ABC Lures Back ‘Desperate Housewives’ Creator, With Reba In Tow

By December 29, 2016
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Nearly five years after his biggest creation – Desperate Housewives – left the network, Marc Cherry could be on his way back to ABC. And he’s bringing Reba McEntire with him.

ABC won a bidding war for a yet-to-be-named drama from Cherry that will star the country music star and actress, according to The Hollywood Reporter. Although the project is only in script form, ABC would have to pay a substantial financial penalty if it doesn’t develop the project into a series.

The drama is described as a Southern Gothic soap opera that is set in motion after a suspected act of terrorism happens at a Fourth of July parade in the small town of Oxblood, Kentucky. The FBI sends a cocky agent of Middle Eastern descent to investigate. 

He teams with the mercurial local sheriff to uncover secrets far darker than either could have ever imagined.

It’s not clear what role McEntire would play, but she would also be credited as an executive producer on the series.

If ABC picks the project up for series, it would actually be the first dramatic lead for McEntire, better known for her comedy work in her self-titled sitcom Reba and later in Malibu Country, which ran for a single season on ABC back in 2012.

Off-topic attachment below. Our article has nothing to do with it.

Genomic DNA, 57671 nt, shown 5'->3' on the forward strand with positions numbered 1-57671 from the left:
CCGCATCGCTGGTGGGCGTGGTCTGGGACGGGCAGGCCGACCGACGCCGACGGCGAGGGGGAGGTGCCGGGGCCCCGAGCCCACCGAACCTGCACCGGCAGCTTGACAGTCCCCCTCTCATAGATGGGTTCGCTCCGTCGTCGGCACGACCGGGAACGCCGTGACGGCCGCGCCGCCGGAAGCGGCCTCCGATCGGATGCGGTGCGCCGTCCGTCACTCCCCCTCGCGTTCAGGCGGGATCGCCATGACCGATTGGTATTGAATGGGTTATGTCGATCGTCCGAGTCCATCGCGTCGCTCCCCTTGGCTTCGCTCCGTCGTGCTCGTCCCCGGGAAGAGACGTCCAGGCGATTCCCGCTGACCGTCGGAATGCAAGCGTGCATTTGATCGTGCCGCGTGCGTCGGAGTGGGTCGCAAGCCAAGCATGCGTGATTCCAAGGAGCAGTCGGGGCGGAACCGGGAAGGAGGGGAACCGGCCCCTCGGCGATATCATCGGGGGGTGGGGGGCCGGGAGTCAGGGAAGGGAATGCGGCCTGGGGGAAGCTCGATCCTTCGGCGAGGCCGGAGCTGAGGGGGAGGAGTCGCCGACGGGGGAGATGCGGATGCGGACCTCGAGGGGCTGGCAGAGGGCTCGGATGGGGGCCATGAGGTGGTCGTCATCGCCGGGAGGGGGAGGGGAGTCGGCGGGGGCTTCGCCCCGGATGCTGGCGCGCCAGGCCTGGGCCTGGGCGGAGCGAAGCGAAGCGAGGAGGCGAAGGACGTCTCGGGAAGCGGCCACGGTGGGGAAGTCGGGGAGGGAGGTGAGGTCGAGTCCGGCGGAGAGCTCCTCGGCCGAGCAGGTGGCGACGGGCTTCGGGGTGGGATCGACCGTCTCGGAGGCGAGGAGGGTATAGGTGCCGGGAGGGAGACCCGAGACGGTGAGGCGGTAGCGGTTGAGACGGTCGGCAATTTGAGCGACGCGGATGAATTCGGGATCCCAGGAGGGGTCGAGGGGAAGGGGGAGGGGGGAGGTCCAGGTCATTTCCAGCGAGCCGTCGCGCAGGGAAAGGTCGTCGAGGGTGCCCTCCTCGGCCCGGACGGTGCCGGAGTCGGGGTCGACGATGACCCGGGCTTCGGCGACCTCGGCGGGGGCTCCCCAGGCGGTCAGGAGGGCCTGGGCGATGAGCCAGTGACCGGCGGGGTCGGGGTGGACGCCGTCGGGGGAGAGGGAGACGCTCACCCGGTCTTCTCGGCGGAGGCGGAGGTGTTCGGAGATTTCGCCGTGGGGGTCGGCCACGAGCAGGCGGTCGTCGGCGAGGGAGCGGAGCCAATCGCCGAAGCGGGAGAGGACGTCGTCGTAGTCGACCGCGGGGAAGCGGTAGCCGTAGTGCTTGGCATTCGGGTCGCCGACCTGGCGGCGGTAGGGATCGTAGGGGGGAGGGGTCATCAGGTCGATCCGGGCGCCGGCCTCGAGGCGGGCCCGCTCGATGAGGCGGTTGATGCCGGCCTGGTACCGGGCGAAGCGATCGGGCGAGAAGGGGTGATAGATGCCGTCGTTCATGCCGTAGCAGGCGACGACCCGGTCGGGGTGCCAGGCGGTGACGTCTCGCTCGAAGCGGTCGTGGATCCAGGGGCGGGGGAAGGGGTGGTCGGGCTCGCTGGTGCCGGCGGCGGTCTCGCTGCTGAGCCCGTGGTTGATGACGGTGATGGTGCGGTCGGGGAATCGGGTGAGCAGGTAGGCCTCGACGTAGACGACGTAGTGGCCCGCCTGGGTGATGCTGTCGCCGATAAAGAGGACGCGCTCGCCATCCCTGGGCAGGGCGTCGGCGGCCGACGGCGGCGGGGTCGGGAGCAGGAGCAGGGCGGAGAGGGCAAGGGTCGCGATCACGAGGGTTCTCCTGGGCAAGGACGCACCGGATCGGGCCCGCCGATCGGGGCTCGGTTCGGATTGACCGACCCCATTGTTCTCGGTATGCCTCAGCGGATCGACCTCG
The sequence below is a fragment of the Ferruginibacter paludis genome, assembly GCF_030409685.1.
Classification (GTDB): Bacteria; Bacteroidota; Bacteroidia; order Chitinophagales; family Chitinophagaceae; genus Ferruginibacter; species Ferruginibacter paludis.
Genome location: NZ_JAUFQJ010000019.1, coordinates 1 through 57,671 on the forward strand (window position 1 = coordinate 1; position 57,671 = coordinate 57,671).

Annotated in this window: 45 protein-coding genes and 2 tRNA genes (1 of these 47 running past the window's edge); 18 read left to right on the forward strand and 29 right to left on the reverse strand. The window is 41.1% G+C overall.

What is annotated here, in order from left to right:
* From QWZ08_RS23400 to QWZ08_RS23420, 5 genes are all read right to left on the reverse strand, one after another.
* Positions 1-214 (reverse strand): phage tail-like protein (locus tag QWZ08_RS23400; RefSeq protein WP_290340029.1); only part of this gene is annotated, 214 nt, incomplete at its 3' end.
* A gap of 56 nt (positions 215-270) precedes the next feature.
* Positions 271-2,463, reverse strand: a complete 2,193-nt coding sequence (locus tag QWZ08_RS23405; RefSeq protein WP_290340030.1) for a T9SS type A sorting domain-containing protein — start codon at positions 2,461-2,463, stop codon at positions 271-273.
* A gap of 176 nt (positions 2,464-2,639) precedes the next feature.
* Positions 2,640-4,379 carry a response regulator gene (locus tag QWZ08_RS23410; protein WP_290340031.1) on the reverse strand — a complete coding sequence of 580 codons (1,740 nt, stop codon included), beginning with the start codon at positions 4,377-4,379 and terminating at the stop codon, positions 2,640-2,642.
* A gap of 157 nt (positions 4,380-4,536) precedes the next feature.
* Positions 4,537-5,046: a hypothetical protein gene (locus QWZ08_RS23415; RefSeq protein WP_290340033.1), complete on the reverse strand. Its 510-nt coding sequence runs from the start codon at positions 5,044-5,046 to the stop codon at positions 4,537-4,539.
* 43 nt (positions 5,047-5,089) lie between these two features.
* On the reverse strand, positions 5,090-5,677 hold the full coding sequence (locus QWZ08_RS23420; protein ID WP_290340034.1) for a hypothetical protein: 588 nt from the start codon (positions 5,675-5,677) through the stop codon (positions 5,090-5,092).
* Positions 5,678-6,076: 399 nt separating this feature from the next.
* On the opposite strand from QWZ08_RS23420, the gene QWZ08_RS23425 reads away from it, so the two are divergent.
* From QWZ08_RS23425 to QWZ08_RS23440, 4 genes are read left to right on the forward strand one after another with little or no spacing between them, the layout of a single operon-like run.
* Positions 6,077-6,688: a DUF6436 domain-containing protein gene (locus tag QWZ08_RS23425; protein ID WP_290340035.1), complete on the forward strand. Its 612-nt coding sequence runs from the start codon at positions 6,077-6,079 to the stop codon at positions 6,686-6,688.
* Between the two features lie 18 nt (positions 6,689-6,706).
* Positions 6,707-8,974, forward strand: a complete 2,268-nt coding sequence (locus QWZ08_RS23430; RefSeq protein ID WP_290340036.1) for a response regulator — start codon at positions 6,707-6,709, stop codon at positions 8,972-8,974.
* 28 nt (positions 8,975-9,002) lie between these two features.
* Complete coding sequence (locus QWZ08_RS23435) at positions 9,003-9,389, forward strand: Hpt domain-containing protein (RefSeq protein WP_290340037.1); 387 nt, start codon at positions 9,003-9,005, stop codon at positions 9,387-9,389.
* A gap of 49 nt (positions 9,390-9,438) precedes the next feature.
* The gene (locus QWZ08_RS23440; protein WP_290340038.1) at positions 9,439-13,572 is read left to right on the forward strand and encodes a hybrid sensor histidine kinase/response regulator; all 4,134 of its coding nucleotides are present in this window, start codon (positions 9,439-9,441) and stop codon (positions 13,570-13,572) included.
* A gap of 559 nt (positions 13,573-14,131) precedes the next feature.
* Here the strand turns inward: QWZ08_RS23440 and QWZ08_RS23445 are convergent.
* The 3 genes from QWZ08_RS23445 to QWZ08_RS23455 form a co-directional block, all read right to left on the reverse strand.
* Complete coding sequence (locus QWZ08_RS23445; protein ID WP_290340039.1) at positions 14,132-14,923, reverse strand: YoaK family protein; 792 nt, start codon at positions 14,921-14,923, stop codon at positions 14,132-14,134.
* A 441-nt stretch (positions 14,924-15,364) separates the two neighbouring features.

McEntire’s work on Reba did earn her a Golden Globe nomination in 2004, which was ultimately won by Sarah Jessica Parker for Sex and the City. She most recently made a guest appearance last March on the Tim Allen series Last Man Standing.

Cherry had been busy with Devious Maids, a dramedy he created for Lifetime that was canceled last September after four seasons. He earned two Emmy nominations in his career, both for Desperate Housewives, and both during its first season.

ABC will likely make final decisions on what script projects will go to pilot early next year. And from there, the network will decide what will make its fall schedule, and what will be left behind.

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Michael Hinman

Michael Hinman

Managing Editor at GeekNation
Michael began what has become nearly 19 years of entertainment reporting as the founder of SyFy Portal, which would become Airlock Alpha after he sold the SyFy brand to NBC Universal. He's based out of New York City where he is the editor of a Pulitzer Prize-winning newspaper in the Bronx.